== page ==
Open your inbox on any given day and you’re likely to see multiple emails shouting boring stuff like “20% off our newest collection!” or “Enjoy our biggest sale of the season!” But how often do you actually open those emails? And even on the rare occasion that you do, how often do you actually buy something?
Probably not too often. That’s because all these lame-o discounts look the same, so we’ve become totally desensitized to them. They don’t inspire us to act.
So how do you, as an online store owner, get customers to pay attention to discounts again? By shaking up the status quo and doing something interesting! We’ve got a few ideas you can use.
1. Mystery Boxes and Bonus Items
Who doesn’t love getting bonus stuff? It’s like unwrapping a gift on Christmas morning, except your in laws aren’t staring at you in disappointment.
So throw in a cheap bonus item with every order. Or even better, add it to all orders over a certain dollar amount to encourage customers to spend more.
But what’s even more exciting than bonus items? Surprises. Enter mystery boxes! Take some of your slow moving inventory, throw it together in a bundle and sell it as a “mystery box” at a discount.
If you’ve got long-term storage fees coming up at Amazon, this is a great way to avoid them. It’s also a great way to offer a discount without applying it to your whole store or high-value items.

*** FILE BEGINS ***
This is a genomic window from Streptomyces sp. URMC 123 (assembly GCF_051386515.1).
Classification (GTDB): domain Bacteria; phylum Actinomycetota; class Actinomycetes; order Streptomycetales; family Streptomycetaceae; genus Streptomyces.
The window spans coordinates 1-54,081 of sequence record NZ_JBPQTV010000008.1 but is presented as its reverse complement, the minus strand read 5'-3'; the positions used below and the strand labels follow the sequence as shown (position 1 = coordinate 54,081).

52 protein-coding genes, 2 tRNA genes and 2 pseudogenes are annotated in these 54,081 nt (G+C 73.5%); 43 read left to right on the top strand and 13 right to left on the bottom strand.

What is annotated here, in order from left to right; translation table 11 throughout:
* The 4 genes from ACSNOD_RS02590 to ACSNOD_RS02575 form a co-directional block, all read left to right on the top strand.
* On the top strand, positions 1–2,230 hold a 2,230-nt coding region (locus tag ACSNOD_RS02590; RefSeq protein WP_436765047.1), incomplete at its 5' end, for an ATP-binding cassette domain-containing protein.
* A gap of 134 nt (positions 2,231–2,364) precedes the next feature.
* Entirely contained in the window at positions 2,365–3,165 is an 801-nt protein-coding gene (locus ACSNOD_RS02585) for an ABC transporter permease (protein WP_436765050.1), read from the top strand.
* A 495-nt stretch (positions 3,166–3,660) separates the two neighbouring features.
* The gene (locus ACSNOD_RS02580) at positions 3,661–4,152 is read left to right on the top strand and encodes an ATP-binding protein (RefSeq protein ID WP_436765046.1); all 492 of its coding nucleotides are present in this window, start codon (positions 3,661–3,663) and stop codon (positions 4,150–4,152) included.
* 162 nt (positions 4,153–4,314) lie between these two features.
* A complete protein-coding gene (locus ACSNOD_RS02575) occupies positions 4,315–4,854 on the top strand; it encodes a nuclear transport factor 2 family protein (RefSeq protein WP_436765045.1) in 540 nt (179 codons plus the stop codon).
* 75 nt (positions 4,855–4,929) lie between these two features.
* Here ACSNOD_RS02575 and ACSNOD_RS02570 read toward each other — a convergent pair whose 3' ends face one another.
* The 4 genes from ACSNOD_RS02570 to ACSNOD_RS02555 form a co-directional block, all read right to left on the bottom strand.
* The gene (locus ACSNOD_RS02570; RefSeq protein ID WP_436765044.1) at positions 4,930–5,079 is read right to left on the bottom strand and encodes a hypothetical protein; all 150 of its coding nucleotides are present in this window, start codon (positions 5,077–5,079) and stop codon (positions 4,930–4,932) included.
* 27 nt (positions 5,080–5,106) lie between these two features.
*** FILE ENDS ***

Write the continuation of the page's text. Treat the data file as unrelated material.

2. Leaked Discount Strategies
This strategy was used by Polysleep for their Black Friday/Cyber Monday sale. They created a mock internal email with the details of their upcoming sale, then “leaked” it to all of their email subscribers.
The email had a whole conversation between the customer service and marketing departments outlining the deal – an aggressive discount on the first 500 mattresses sold, a smaller discount on the next 500 sold, then 20% off for the rest of the holiday.
In the email, customer service asks when the discount code goes live and the marketing department replies that it’s already been created, it just hasn’t been pushed out to customers yet. Customer service confirms that they’ll keep the code a secret until midnight, when the offer goes live. Then the email gets blasted to their whole subscriber list.
Guess how many people jumped on that offer? Yep, a buttload. Some thought they were lucky to get in on the deal early, while others caught onto the joke but bought because they liked the creativity of the offer. Either way, people took notice.
3. Interactive Postcards
Postal mail is for old fogeys, right? Phone books, “pre-approved” credit card offers and coupons from the local dentist’s office – that’s pretty much all anyone gets in the mail now. And it all goes straight into the recycle bin (or the trash can if you’re some kind of monster).
So why would you bother to actually mail anything to your customers? Think about the last time you got something actually interesting in the mail. It’s a total “wait, what?” moment that makes you stop in your tracks and pay attention.
So send something interesting! Try a scratch off postcard that reveals a hidden discount. Or a postcard with instructions on how to fold it into a paper airplane.